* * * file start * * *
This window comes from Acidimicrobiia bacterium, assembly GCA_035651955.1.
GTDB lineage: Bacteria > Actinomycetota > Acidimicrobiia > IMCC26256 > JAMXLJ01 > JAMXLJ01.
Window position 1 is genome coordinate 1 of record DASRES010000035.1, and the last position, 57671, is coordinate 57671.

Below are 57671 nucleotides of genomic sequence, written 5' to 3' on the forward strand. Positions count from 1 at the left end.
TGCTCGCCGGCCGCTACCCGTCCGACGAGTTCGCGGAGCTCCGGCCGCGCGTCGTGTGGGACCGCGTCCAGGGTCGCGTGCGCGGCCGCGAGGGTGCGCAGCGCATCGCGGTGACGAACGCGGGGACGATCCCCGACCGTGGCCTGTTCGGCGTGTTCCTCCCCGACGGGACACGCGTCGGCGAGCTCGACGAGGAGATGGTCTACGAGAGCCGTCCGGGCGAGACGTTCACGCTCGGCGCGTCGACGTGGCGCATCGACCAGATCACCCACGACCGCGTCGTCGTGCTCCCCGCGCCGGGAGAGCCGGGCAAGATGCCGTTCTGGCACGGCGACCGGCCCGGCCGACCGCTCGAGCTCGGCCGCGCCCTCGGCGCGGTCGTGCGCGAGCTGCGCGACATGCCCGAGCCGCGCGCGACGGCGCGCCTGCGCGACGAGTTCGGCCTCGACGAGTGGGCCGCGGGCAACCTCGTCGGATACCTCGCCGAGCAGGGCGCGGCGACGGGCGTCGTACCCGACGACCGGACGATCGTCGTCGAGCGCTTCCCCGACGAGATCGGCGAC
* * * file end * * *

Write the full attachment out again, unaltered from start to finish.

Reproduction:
This window comes from Acidimicrobiia bacterium, assembly GCA_035651955.1.
GTDB lineage: Bacteria > Actinomycetota > Acidimicrobiia > IMCC26256 > JAMXLJ01 > JAMXLJ01.
Window position 1 is genome coordinate 1 of record DASRES010000035.1, and the last position, 57671, is coordinate 57671.

Below are 57671 nucleotides of genomic sequence, written 5' to 3' on the forward strand. Positions count from 1 at the left end.
TGCTCGCCGGCCGCTACCCGTCCGACGAGTTCGCGGAGCTCCGGCCGCGCGTCGTGTGGGACCGCGTCCAGGGTCGCGTGCGCGGCCGCGAGGGTGCGCAGCGCATCGCGGTGACGAACGCGGGGACGATCCCCGACCGTGGCCTGTTCGGCGTGTTCCTCCCCGACGGGACACGCGTCGGCGAGCTCGACGAGGAGATGGTCTACGAGAGCCGTCCGGGCGAGACGTTCACGCTCGGCGCGTCGACGTGGCGCATCGACCAGATCACCCACGACCGCGTCGTCGTGCTCCCCGCGCCGGGAGAGCCGGGCAAGATGCCGTTCTGGCACGGCGACCGGCCCGGCCGACCGCTCGAGCTCGGCCGCGCCCTCGGCGCGGTCGTGCGCGAGCTGCGCGACATGCCCGAGCCGCGCGCGACGGCGCGCCTGCGCGACGAGTTCGGCCTCGACGAGTGGGCCGCGGGCAACCTCGTCGGATACCTCGCCGAGCAGGGCGCGGCGACGGGCGTCGTACCCGACGACCGGACGATCGTCGTCGAGCGCTTCCCCGACGAGATCGGCGAC